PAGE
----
Gary Clark Jr. may be the future of blues. His sound stretches widely covering various genres so squeezing him into the compacted box of one genre isn’t fair, but it’s clear blues is in his soul. This month’s YOK artist has been making music for years although he’s fairly new to the mainstream eye. His talent supersedes his young 28 years enough for an invitation to play at the White House. On February 21, GCJ played at the “In Performance at the White House: Red, White and Blues” alongside legends like B.B.King, Buddy Guy and Mick Jagger. And sharing a joke with the president turned this into a dream gig of a lifetime for the guitar player and singer. Read more…
President Obama has flexed his larynx yet again, this time singing a few lines of Robert Johnson‘s “Sweet Home Chicago” during a concert at the White House yesterday. We first heard the President sing Al Green’s “Let’s Stay Together” at a fundraiser last month, and admittedly, the snippet of Obama’s vocal ability left us, and apparently even American Idol, hankering for more. So when he was baited by Buddy Guy (who was part of an All Star Band including B.B. King, Booker T. Jones, Mick Jagger and Derek Trucks), who said “I heard you had sung Al Green, so you started something so you gotta keep it up!” Obama, although reluctant at first, had little choice but to belt out a few lines from “Sweet Home Chicago”. Look out for the pretty amazing moment when Obama holds the microphone out to B.B. King, and the two have a brief back-and-forth style sing-a-long.
On Tuesday night, the wildly talented musician and singer Gary Clark Jr. stood in with The Roots on Late Night With Jimmy Fallon, jamming on his guitar and singing “Bright Lights” from his newly released four-song EP of the same name. Earlier that night, a showcase for the Austin, Texas native was held in swanky Soho House in New York City, and a who’s who of music execs, critics and press were in attendance. Naturally, when we heard that Clark was performing at Rockwood Music Hall last night, we had to go check out his show; while he came to play a short acoustic set for VH1 staffers last month, you could tell he was holding back the some of the nastier funk that comes along with being backed by a rhythm section.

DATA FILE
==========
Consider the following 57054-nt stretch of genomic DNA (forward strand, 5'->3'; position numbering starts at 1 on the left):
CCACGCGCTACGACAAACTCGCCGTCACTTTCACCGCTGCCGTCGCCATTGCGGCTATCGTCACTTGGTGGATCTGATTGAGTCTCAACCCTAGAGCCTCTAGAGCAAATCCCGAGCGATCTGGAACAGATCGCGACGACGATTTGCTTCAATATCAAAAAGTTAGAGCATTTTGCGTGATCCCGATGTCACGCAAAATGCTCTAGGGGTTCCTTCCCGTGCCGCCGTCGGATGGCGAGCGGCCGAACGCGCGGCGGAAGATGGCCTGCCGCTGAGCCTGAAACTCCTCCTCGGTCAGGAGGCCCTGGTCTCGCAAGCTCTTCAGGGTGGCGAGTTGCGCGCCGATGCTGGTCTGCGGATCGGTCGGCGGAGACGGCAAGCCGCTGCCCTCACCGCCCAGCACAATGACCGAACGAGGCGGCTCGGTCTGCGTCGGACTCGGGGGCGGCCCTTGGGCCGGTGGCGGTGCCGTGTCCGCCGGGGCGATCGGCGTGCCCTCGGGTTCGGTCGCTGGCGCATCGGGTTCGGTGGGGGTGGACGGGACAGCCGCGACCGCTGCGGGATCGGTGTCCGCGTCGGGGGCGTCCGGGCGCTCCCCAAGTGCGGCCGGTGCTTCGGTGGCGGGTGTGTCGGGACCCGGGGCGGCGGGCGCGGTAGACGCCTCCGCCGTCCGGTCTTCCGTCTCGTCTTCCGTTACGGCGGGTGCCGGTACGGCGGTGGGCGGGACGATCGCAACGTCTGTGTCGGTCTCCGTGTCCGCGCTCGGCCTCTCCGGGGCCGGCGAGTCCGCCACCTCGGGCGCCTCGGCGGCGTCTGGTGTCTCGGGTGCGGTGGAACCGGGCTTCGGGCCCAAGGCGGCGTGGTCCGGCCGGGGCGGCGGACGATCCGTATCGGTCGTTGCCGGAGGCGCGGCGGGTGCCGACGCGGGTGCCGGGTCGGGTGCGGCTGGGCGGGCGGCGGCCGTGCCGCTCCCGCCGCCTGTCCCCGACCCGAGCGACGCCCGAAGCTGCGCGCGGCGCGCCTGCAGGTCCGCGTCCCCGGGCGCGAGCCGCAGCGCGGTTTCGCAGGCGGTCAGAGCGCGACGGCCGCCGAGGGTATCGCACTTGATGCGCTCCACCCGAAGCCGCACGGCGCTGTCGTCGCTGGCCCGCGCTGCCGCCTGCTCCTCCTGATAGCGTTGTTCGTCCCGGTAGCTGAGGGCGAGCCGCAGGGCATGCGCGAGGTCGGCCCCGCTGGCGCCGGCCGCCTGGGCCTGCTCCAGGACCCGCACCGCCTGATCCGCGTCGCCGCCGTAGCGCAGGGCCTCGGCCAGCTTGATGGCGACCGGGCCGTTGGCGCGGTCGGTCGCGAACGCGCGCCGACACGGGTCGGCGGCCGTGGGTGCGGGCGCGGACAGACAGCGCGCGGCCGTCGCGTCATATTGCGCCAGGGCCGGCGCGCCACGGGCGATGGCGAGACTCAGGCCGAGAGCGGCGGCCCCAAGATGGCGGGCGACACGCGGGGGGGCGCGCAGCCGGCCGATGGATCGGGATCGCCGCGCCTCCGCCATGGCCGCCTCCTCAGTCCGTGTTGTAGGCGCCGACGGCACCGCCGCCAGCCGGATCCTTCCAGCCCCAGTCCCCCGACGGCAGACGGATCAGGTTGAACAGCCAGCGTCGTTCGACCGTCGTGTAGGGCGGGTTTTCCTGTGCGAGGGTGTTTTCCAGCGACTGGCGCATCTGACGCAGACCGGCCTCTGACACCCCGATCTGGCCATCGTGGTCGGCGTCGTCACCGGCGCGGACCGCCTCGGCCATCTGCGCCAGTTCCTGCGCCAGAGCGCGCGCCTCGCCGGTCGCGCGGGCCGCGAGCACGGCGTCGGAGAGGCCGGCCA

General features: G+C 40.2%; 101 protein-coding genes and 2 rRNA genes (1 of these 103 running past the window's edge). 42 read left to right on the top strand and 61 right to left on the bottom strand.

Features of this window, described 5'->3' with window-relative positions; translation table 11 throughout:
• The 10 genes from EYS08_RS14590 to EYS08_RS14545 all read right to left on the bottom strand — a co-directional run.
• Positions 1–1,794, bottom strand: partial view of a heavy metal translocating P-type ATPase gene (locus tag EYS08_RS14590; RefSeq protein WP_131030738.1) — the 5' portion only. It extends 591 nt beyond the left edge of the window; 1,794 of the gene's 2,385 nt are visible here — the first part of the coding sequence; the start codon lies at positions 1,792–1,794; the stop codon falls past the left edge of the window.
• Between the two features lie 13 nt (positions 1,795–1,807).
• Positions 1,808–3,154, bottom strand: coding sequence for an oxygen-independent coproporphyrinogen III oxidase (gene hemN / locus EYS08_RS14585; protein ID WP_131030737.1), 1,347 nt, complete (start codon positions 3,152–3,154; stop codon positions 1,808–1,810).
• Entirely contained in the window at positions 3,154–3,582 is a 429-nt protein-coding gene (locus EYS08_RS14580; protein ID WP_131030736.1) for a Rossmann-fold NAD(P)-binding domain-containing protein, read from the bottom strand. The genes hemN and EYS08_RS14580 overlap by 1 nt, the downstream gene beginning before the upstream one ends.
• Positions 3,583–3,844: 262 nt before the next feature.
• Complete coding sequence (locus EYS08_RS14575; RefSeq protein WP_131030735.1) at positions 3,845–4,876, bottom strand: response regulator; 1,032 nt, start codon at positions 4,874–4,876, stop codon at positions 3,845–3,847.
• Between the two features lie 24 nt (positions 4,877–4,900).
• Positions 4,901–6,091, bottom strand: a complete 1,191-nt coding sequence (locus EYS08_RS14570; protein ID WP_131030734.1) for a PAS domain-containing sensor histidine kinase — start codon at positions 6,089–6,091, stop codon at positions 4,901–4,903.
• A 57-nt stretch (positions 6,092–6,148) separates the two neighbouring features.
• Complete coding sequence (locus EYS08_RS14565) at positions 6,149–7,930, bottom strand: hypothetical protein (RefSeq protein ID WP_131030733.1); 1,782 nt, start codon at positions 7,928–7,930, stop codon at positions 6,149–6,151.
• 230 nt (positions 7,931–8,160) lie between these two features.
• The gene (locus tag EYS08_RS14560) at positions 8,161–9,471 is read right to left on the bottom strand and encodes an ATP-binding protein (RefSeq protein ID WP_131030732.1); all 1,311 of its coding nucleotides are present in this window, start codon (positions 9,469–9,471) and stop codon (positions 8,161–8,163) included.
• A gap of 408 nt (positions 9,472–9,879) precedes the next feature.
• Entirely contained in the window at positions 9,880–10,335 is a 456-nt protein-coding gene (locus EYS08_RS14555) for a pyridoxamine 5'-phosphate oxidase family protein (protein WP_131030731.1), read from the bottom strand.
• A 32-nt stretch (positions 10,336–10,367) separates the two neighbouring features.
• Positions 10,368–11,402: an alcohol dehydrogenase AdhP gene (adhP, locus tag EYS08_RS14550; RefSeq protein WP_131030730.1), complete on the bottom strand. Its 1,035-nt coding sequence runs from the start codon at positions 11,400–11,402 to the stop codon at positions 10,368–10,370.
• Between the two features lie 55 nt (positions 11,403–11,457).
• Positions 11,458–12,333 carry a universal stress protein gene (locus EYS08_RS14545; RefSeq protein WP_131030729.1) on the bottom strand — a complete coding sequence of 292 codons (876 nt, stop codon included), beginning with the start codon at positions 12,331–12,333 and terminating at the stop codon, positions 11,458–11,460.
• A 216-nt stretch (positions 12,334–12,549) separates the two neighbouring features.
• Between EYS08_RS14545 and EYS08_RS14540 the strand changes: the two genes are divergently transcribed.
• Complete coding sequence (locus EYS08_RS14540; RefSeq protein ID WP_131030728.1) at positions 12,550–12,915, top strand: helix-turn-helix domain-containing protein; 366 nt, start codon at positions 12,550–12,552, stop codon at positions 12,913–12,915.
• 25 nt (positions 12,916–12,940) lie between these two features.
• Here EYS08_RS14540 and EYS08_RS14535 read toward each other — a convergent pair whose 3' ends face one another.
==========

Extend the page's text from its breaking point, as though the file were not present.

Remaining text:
Sure enough (and much to our delight), last night’s 75-minute set was impressive to a staggering degree. At age 27, Gary has already been compared to some of classic rock’s greats, invoking the guitar chops of Clapton and Hendrix and, with a broad vocal range, he’ll purr an Eddie Kendricks falsetto one minute and growl a B. B. King guttural tone the next. The music he unveiled crossed blues and soul with elements of jazz, funk and hip hop, but was also laced with smacking drums and rousing guitar solos that had Clark in a very clear, introverted, eyes-closed zone.
With lyrics like “I don’t owe you a thing, I ain’t buying you no diamond ring” and “If you love me like you say, why you trippin’ like you do?,” it’s clear that Clark holds the blues near and dear to his being. However, his multi-dimensional sonic flavor was embraced by the models, frat boys, music snobs, and hipsters present, which allowed him to flaunt an effortless malleabilty that could be paired well with any of your favorite artists, regardless of genre or time period. ?uestlove was in the house as well, hanging with Zoe Kravitz (who is apparently a longtime friend of Clark’s). And now, on the heels of a glowing Rolling Stone review of his Bright Lights EP, we’re certain that Clark’s star is on the rise, and the young talent has many years and many full-length albums ahead of him.